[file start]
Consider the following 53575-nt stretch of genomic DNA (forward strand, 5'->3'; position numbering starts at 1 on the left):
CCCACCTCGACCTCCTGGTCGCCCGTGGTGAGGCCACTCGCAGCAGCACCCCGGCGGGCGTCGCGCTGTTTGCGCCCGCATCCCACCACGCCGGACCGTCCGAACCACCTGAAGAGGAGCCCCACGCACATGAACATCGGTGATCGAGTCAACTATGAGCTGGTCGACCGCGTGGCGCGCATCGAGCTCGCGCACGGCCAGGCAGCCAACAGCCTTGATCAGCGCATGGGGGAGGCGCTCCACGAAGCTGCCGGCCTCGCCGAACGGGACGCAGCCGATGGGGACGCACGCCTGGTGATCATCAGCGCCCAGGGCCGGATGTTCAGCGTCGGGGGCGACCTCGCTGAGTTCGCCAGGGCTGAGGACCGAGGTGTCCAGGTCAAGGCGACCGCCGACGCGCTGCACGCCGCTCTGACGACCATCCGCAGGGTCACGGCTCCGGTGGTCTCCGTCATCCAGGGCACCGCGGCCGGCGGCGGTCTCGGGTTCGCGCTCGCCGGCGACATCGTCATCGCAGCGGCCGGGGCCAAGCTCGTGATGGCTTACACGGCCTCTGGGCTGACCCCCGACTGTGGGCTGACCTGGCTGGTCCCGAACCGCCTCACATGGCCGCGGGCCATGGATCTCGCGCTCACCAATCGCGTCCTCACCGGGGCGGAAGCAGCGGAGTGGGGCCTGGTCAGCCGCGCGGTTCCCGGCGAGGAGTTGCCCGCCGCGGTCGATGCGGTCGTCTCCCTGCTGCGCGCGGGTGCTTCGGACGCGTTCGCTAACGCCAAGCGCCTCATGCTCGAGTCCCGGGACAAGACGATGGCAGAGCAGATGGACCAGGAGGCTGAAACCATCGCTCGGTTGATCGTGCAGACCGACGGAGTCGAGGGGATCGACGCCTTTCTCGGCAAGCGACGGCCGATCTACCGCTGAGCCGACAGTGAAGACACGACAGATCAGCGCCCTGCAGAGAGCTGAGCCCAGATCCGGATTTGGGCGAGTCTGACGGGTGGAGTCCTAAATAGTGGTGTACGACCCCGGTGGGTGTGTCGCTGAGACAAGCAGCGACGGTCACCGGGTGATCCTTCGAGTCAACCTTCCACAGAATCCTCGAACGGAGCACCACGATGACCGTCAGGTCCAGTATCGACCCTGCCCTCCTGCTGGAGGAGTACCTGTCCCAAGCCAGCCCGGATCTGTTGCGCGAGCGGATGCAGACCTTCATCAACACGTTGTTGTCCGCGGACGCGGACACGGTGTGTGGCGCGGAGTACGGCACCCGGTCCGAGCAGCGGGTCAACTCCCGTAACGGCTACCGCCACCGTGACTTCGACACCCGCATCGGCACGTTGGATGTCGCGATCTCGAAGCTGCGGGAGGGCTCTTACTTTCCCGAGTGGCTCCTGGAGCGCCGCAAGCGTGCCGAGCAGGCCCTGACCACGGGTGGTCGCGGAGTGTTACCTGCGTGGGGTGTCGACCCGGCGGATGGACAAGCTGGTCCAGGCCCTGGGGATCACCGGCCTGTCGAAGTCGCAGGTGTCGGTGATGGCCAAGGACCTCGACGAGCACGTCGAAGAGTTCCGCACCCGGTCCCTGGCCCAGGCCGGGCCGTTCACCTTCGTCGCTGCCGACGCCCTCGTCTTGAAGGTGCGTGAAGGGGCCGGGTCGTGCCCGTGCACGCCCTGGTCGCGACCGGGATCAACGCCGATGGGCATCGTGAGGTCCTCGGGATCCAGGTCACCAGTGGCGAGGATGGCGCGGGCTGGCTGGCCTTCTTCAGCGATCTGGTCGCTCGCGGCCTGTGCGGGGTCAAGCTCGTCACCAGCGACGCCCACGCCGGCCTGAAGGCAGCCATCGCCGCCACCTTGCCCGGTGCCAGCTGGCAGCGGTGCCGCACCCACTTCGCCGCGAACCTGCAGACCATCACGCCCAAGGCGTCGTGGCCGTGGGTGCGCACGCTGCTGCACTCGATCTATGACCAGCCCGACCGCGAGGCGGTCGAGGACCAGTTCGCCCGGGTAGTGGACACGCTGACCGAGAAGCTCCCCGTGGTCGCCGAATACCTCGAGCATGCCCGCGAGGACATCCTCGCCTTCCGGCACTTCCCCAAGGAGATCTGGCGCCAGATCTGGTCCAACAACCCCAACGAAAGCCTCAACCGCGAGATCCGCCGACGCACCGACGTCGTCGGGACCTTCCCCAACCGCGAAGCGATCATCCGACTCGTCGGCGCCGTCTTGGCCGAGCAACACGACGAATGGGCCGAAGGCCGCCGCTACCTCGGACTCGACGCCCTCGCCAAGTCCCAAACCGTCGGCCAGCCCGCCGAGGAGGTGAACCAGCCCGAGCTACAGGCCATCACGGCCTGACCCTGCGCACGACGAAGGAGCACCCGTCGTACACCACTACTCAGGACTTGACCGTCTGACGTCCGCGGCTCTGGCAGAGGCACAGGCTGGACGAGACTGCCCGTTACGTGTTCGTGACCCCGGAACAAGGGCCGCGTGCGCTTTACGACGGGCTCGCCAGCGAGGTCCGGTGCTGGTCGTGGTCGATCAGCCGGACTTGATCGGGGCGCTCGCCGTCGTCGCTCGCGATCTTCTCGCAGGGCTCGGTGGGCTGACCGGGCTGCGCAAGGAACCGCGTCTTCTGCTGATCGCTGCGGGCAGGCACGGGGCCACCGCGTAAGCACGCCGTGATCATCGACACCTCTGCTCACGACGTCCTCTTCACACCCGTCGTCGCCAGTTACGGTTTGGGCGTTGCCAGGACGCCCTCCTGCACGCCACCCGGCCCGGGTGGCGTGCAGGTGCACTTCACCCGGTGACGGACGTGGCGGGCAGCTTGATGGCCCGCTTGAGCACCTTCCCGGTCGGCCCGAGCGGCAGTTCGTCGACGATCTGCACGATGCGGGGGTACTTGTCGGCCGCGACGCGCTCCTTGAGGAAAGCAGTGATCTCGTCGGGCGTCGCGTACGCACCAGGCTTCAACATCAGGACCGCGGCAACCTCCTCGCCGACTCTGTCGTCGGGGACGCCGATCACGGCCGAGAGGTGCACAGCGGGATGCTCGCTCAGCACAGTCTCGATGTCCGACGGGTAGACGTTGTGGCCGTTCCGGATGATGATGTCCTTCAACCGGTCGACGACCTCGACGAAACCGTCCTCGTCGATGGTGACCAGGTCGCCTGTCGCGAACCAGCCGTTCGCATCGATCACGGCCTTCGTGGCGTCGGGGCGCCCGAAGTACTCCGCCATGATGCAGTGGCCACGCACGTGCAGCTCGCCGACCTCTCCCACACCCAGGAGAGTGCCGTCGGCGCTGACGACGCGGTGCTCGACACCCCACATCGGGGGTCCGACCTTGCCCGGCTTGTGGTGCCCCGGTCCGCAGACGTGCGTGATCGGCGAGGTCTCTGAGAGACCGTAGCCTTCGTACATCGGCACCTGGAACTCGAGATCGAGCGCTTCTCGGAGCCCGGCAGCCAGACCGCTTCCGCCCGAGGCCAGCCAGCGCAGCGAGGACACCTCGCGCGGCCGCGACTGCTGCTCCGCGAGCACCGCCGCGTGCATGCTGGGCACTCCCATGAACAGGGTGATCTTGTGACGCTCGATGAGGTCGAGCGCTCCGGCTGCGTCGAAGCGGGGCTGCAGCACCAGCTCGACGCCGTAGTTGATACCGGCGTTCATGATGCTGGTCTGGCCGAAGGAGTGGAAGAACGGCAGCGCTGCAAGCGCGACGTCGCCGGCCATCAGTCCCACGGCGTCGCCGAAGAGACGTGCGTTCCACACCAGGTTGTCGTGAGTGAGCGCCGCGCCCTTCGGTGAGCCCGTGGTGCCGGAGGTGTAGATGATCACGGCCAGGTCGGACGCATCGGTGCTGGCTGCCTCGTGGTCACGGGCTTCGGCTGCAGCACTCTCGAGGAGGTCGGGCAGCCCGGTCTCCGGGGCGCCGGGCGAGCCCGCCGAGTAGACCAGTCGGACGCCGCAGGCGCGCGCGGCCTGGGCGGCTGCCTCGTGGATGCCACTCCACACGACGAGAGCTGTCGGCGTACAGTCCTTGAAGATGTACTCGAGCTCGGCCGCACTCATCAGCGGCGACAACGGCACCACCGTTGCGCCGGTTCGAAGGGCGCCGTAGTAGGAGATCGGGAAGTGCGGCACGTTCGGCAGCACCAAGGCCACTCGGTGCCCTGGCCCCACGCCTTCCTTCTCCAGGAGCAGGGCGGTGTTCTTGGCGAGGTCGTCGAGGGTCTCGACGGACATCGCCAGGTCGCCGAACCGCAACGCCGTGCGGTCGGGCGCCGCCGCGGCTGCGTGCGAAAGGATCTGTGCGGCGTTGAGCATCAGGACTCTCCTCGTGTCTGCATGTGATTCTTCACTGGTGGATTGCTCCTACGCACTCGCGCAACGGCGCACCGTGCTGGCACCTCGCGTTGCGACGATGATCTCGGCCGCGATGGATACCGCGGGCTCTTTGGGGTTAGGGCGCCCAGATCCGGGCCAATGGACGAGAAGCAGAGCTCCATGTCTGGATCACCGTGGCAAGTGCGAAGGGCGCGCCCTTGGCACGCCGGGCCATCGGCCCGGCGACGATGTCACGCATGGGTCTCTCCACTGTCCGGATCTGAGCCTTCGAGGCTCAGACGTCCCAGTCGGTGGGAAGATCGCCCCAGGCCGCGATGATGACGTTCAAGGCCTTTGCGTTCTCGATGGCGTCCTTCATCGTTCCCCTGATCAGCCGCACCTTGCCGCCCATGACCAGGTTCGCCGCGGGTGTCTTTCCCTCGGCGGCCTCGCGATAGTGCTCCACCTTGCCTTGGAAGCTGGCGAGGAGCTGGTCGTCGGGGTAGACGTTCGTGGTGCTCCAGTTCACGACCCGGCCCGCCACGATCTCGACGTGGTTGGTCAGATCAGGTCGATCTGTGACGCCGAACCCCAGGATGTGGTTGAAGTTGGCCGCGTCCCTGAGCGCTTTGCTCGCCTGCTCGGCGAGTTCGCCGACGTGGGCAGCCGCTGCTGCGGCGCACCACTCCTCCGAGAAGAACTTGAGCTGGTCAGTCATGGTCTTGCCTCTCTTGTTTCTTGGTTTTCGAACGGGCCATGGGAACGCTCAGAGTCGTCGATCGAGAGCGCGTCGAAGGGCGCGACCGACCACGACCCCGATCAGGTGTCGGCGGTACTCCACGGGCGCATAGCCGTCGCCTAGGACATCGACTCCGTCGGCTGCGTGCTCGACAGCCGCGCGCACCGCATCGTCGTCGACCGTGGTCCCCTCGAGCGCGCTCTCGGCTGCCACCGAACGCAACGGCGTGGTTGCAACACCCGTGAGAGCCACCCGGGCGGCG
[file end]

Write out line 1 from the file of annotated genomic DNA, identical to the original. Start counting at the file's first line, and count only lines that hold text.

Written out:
Consider the following 53575-nt stretch of genomic DNA (forward strand, 5'->3'; position numbering starts at 1 on the left):